The Third Bomb: the inspiration

Growing up, I heard stories about my great uncle's escape from a POW camp during WWII. The courage and nerve it must have taken to do that always filled me with a sense of awe.


Years later, at The University of Texas at Austin, I wrote an honor's thesis on why the Japanese went to war. It was fascinating, and horrifying, to learn how the military had brain washed the Japanese people into believing in a completely distorted version of bushido, the warrior's code. Millions died because of it.


That's why Col. Paul Tibbetts, the Flight Commander of the 'Enola Gay', the B29 that dropped the first atomic bomb on Hiroshima, never regretted what he had done. It saved more lives than it took by ending the war quickly, he said.

I interviewed American WWII veterans who had crewed on B29s shot down over Japan. The lucky few who survived served the rest of the war as prisoners of the Japanese and suffered unspeakable horrors. Many also believed, in the context of time and place in history, dropping the atomic bombs was the right thing to do.


That got me to thinking...


Research of historical records showed me that there were plans to drop a third atomic bomb on Japan. The parts were somewhere between California and Hawaii when the Japanese emperor announced their surrender. Then the fate of that bomb sort of evaporated into history.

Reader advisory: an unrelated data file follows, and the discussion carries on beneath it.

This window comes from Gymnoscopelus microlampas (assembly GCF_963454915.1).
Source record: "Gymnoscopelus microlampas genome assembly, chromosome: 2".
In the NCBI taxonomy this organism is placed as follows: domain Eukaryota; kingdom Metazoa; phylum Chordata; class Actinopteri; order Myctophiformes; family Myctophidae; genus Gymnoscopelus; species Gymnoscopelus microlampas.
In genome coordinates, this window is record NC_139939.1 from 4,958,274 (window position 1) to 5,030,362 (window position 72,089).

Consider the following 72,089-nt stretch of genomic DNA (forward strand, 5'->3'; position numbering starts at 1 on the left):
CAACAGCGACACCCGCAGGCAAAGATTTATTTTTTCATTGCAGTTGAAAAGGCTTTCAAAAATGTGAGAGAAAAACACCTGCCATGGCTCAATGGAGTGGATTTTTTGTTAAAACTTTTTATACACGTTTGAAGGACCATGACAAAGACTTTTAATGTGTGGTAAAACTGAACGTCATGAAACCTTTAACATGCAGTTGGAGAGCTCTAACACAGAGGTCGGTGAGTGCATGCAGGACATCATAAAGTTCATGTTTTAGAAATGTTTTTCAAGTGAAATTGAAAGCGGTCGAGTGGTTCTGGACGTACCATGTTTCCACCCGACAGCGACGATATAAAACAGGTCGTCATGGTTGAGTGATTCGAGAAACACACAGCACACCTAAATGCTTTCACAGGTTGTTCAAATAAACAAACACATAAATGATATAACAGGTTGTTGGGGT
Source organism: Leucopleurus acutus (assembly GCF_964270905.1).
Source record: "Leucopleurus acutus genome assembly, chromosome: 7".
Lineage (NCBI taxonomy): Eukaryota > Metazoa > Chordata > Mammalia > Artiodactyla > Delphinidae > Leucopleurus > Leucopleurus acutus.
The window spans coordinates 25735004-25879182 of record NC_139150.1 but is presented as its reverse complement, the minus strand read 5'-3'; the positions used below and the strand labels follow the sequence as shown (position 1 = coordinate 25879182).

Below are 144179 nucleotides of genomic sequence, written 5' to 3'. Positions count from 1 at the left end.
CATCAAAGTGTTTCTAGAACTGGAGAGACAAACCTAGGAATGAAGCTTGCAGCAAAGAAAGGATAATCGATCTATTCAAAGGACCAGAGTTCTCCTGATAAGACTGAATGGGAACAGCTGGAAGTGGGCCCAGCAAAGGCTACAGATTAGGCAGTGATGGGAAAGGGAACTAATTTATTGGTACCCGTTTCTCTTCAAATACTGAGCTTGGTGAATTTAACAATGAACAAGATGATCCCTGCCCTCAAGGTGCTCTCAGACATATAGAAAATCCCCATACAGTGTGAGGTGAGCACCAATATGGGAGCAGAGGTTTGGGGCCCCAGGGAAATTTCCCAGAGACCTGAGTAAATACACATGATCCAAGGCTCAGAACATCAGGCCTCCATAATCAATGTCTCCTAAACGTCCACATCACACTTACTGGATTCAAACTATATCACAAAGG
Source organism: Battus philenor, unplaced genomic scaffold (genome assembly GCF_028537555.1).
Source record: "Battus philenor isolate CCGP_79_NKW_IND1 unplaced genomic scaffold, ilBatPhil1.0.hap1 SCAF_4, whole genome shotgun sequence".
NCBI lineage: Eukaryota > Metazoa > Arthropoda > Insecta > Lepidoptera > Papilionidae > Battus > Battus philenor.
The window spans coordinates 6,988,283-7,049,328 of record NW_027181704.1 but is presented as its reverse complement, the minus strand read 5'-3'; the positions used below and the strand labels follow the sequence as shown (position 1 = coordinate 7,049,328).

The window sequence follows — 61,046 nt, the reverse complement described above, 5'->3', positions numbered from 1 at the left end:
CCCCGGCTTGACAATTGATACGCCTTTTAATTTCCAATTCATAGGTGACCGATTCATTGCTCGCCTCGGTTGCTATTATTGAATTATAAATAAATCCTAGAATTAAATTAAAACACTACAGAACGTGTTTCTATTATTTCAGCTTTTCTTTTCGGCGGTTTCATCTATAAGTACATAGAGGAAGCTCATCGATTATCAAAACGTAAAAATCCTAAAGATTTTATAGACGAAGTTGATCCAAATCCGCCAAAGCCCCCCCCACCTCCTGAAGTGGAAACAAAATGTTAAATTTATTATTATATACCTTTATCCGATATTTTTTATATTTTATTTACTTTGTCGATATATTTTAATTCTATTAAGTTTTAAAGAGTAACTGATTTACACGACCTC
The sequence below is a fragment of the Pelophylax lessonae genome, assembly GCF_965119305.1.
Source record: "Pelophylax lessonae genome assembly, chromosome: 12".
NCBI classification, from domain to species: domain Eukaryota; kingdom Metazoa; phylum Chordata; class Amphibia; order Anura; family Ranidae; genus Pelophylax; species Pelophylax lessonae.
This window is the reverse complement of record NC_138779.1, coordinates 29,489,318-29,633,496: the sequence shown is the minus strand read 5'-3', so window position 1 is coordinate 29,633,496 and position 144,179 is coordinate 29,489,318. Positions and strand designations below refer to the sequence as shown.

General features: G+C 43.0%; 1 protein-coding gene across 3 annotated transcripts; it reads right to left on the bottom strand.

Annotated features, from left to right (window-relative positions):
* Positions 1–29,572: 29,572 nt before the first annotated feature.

Now my imagination got fired up. What did/ could have happened to that third atomic bomb?

I didn't want to alter the course of history, though. This wasn't about creating historical fiction where Hitler or Tojo won the war (although 'Man in the High Castle' is proving that there IS a market for this sort of thing). I wanted to create a 'secret history'. A story that could plausibly have happened, and if things had gone differently in the end, THEN it could have altered the world as we know it today. It's the same approach Tom Clancy took in his wildly popular book 'The Hunt for Red October', which was subsequently made into a great movie (Sean Connorey's Russian accent not withstanding). 

Being a World War Two history and movie buff, I reasoned that a large percentage of WWII films are filled with fictional stories set in non-fictional times. For instance, movies like Saving Private Ryan or Fury - those were set during real events, but the plots within them were almost entirely fictional. There was never a mission to save a Private Ryan. Brad Pit's tank crew in Fury never existed.

So I though, what if  there was a third atomic bomb mission and something went horribly wrong? What if the commander of that mission was faced with a choice between honor and duty? Between killing himself and his own men, and stopping the enemy?

Would the good of the many still trump the good of the few?